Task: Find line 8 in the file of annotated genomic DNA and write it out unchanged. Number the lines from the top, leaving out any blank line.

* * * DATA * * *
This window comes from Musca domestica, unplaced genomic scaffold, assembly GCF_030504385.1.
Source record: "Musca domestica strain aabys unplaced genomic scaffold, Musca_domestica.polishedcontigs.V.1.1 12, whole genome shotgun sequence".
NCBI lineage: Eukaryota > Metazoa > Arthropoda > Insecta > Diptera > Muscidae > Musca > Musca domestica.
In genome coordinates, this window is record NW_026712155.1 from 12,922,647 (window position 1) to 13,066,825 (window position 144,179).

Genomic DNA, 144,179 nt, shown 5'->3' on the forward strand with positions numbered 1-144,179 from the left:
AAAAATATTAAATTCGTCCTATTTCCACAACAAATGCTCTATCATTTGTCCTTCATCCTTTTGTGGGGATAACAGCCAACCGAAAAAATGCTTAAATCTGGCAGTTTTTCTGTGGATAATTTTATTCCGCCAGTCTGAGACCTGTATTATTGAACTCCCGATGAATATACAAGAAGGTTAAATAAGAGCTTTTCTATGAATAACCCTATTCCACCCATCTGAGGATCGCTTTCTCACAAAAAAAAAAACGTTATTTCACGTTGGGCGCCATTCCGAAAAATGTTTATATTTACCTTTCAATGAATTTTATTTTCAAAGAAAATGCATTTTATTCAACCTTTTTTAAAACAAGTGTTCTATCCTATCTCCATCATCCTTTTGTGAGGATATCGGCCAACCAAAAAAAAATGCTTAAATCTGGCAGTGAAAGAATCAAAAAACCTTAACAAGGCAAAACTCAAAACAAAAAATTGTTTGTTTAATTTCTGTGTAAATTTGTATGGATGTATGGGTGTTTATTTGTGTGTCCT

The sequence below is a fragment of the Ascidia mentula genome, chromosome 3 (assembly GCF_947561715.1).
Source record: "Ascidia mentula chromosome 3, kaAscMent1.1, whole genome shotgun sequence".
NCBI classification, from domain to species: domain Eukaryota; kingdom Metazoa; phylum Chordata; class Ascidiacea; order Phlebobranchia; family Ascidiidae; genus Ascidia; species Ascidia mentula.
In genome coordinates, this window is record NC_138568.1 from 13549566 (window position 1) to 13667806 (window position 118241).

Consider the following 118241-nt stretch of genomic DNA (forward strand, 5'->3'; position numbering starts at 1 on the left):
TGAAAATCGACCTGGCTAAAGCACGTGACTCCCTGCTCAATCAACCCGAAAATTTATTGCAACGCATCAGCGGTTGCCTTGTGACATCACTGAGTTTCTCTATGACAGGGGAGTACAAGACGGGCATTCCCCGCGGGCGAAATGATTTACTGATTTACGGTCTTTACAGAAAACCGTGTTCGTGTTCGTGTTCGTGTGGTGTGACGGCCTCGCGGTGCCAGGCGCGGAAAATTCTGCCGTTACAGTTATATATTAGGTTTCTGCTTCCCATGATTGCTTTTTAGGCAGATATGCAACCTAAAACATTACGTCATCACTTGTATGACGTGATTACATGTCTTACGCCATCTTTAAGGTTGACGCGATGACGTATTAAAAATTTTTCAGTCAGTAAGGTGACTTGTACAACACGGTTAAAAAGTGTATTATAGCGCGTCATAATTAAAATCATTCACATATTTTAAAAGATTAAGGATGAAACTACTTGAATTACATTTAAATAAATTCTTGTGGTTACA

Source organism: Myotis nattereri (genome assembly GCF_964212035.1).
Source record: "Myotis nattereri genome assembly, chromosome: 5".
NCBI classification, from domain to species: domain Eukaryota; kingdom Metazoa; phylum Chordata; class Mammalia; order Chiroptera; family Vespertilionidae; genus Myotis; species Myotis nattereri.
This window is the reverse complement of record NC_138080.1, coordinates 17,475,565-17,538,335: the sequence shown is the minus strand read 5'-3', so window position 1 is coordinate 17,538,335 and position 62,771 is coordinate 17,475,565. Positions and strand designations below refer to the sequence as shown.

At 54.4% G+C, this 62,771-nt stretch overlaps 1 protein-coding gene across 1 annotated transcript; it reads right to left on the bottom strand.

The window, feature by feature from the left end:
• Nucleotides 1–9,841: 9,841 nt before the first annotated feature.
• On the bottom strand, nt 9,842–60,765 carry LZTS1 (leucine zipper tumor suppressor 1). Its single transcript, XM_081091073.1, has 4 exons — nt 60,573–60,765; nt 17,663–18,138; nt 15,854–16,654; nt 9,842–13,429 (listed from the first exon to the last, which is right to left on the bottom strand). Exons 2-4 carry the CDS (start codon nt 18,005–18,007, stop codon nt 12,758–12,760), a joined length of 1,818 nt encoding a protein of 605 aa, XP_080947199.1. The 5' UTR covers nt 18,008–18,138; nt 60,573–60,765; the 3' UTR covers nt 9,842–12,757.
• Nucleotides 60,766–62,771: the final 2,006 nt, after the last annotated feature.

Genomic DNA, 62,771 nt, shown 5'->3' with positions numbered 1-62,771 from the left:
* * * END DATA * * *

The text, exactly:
Source record: "Ascidia mentula chromosome 3, kaAscMent1.1, whole genome shotgun sequence".